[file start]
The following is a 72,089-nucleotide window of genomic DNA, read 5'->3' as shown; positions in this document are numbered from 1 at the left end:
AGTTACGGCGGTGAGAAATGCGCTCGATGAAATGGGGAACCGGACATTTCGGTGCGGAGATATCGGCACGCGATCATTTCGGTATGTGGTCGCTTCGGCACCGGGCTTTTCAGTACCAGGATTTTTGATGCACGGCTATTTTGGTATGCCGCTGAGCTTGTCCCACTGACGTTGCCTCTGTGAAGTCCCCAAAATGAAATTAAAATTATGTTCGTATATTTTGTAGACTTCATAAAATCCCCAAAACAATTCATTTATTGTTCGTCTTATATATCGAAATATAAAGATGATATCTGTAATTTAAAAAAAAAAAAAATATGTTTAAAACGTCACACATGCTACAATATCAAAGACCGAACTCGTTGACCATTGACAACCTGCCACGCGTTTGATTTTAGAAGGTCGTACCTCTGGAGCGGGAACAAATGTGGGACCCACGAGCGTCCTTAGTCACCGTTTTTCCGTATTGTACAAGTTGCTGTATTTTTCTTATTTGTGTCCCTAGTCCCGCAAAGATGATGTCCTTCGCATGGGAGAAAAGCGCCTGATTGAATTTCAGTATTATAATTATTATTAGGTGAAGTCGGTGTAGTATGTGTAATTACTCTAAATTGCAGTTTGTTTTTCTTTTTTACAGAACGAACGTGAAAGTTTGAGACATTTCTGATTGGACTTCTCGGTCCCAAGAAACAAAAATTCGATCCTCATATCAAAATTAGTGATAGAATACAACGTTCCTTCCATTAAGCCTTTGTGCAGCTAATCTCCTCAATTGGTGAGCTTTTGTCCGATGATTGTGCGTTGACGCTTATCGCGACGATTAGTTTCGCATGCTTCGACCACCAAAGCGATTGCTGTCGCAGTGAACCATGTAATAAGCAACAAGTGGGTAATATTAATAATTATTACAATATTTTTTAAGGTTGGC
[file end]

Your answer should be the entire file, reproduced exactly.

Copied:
The following is a 72,089-nucleotide window of genomic DNA, read 5'->3' as shown; positions in this document are numbered from 1 at the left end:
AGTTACGGCGGTGAGAAATGCGCTCGATGAAATGGGGAACCGGACATTTCGGTGCGGAGATATCGGCACGCGATCATTTCGGTATGTGGTCGCTTCGGCACCGGGCTTTTCAGTACCAGGATTTTTGATGCACGGCTATTTTGGTATGCCGCTGAGCTTGTCCCACTGACGTTGCCTCTGTGAAGTCCCCAAAATGAAATTAAAATTATGTTCGTATATTTTGTAGACTTCATAAAATCCCCAAAACAATTCATTTATTGTTCGTCTTATATATCGAAATATAAAGATGATATCTGTAATTTAAAAAAAAAAAAAATATGTTTAAAACGTCACACATGCTACAATATCAAAGACCGAACTCGTTGACCATTGACAACCTGCCACGCGTTTGATTTTAGAAGGTCGTACCTCTGGAGCGGGAACAAATGTGGGACCCACGAGCGTCCTTAGTCACCGTTTTTCCGTATTGTACAAGTTGCTGTATTTTTCTTATTTGTGTCCCTAGTCCCGCAAAGATGATGTCCTTCGCATGGGAGAAAAGCGCCTGATTGAATTTCAGTATTATAATTATTATTAGGTGAAGTCGGTGTAGTATGTGTAATTACTCTAAATTGCAGTTTGTTTTTCTTTTTTACAGAACGAACGTGAAAGTTTGAGACATTTCTGATTGGACTTCTCGGTCCCAAGAAACAAAAATTCGATCCTCATATCAAAATTAGTGATAGAATACAACGTTCCTTCCATTAAGCCTTTGTGCAGCTAATCTCCTCAATTGGTGAGCTTTTGTCCGATGATTGTGCGTTGACGCTTATCGCGACGATTAGTTTCGCATGCTTCGACCACCAAAGCGATTGCTGTCGCAGTGAACCATGTAATAAGCAACAAGTGGGTAATATTAATAATTATTACAATATTTTTTAAGGTTGGC